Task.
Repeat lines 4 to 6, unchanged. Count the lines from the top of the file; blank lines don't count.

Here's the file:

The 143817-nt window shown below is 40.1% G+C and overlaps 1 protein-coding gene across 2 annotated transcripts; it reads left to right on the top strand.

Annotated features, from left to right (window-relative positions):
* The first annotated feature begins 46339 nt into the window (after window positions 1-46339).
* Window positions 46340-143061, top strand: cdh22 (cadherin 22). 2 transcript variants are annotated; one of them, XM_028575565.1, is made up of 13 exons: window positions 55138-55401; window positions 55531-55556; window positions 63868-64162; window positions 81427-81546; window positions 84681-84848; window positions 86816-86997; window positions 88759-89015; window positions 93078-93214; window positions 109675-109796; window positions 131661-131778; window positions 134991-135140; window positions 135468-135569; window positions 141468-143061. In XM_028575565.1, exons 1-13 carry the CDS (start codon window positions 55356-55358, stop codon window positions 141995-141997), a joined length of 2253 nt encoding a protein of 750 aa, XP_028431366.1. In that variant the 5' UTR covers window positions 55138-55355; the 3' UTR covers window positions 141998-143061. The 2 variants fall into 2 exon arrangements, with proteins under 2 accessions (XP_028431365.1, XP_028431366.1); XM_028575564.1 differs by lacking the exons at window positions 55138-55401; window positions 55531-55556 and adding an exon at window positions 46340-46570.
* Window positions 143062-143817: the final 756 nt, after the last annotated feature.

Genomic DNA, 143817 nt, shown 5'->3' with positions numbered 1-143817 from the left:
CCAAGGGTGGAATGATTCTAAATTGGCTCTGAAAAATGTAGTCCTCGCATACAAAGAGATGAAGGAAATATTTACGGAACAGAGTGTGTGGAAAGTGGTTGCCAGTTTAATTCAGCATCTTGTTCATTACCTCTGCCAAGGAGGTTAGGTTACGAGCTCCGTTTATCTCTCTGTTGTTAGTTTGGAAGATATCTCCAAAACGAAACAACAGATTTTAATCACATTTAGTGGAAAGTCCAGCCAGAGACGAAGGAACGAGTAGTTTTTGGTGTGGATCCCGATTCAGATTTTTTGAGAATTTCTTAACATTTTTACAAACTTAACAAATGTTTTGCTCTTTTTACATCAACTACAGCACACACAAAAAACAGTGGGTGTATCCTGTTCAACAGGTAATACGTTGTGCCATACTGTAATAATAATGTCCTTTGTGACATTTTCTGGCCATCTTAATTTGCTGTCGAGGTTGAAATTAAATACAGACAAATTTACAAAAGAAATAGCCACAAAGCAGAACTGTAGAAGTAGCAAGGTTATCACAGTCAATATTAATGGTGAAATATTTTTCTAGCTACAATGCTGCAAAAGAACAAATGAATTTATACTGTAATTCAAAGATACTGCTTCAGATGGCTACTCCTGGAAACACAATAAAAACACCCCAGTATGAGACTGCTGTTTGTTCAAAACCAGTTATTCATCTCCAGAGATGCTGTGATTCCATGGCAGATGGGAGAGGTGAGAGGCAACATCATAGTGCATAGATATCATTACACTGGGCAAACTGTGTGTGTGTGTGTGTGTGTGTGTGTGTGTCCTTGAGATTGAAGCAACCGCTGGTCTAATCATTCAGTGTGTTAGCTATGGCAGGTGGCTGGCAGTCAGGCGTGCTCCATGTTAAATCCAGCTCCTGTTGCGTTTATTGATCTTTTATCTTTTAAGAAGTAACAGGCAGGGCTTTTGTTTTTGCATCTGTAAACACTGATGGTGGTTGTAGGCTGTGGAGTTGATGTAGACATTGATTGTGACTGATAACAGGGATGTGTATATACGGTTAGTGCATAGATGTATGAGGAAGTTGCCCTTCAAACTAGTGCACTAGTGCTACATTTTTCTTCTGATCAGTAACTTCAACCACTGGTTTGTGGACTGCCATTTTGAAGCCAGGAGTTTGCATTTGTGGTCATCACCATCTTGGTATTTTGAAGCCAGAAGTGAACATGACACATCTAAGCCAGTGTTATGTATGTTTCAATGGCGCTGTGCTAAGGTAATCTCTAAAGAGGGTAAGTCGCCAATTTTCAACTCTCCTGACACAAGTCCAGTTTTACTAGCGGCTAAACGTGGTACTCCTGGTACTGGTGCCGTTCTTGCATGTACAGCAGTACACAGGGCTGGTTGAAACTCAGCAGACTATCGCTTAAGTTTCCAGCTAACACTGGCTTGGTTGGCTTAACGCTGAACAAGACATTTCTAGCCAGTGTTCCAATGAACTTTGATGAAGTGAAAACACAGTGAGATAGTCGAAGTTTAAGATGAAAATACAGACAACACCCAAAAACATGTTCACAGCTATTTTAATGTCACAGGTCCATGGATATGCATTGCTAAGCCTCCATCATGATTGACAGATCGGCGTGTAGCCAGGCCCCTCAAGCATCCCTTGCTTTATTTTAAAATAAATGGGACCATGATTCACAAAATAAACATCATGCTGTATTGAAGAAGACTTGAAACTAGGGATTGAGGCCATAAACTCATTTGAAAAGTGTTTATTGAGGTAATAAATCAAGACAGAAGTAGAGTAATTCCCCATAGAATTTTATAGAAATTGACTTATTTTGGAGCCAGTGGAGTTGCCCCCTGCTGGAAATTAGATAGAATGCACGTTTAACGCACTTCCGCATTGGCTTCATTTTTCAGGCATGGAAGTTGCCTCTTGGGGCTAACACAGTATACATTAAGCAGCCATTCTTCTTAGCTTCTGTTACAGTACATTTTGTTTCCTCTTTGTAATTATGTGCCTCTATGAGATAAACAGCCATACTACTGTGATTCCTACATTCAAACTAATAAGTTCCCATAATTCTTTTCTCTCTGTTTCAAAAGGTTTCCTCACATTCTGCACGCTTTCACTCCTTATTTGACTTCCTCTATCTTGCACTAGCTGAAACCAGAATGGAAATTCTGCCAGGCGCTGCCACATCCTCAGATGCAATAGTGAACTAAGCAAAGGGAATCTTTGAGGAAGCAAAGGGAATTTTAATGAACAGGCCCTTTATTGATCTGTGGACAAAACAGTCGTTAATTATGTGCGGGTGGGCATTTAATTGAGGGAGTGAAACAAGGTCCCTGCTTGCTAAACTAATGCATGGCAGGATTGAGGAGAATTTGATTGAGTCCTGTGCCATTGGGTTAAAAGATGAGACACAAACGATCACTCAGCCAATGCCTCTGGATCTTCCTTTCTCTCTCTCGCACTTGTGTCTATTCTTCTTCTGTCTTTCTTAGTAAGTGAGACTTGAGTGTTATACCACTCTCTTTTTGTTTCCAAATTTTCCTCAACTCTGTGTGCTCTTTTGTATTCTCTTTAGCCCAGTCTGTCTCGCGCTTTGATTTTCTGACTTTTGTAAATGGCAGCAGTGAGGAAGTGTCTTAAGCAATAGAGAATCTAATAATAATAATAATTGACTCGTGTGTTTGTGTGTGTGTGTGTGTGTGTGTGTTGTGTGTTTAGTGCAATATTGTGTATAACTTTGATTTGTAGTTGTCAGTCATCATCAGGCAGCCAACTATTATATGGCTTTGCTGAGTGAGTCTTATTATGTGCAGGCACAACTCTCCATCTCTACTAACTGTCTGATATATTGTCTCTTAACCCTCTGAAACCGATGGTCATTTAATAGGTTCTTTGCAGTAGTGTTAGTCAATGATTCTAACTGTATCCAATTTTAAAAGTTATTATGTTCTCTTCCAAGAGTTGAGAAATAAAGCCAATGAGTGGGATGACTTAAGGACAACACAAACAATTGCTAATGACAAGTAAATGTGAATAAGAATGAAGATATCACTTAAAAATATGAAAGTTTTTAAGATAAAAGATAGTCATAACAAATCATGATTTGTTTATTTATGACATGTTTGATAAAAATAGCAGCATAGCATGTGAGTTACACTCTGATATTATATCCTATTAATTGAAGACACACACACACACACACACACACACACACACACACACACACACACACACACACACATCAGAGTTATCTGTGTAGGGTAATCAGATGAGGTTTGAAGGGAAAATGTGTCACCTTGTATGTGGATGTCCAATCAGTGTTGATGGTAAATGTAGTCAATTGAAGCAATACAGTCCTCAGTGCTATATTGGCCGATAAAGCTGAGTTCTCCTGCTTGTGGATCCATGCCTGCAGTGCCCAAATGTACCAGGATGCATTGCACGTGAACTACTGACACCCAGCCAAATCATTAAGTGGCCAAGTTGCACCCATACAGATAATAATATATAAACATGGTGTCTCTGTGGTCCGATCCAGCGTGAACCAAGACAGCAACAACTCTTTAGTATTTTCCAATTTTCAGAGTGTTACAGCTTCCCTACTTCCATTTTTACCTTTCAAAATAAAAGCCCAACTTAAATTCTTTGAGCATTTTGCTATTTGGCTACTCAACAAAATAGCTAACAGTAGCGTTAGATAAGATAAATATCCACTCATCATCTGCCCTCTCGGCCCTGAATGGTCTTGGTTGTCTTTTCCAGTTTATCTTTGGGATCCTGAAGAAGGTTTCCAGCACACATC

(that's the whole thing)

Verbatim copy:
* Window positions 46340-143061, top strand: cdh22 (cadherin 22). 2 transcript variants are annotated; one of them, XM_028575565.1, is made up of 13 exons: window positions 55138-55401; window positions 55531-55556; window positions 63868-64162; window positions 81427-81546; window positions 84681-84848; window positions 86816-86997; window positions 88759-89015; window positions 93078-93214; window positions 109675-109796; window positions 131661-131778; window positions 134991-135140; window positions 135468-135569; window positions 141468-143061. In XM_028575565.1, exons 1-13 carry the CDS (start codon window positions 55356-55358, stop codon window positions 141995-141997), a joined length of 2253 nt encoding a protein of 750 aa, XP_028431366.1. In that variant the 5' UTR covers window positions 55138-55355; the 3' UTR covers window positions 141998-143061. The 2 variants fall into 2 exon arrangements, with proteins under 2 accessions (XP_028431365.1, XP_028431366.1); XM_028575564.1 differs by lacking the exons at window positions 55138-55401; window positions 55531-55556 and adding an exon at window positions 46340-46570.
* Window positions 143062-143817: the final 756 nt, after the last annotated feature.

Genomic DNA, 143817 nt, shown 5'->3' with positions numbered 1-143817 from the left: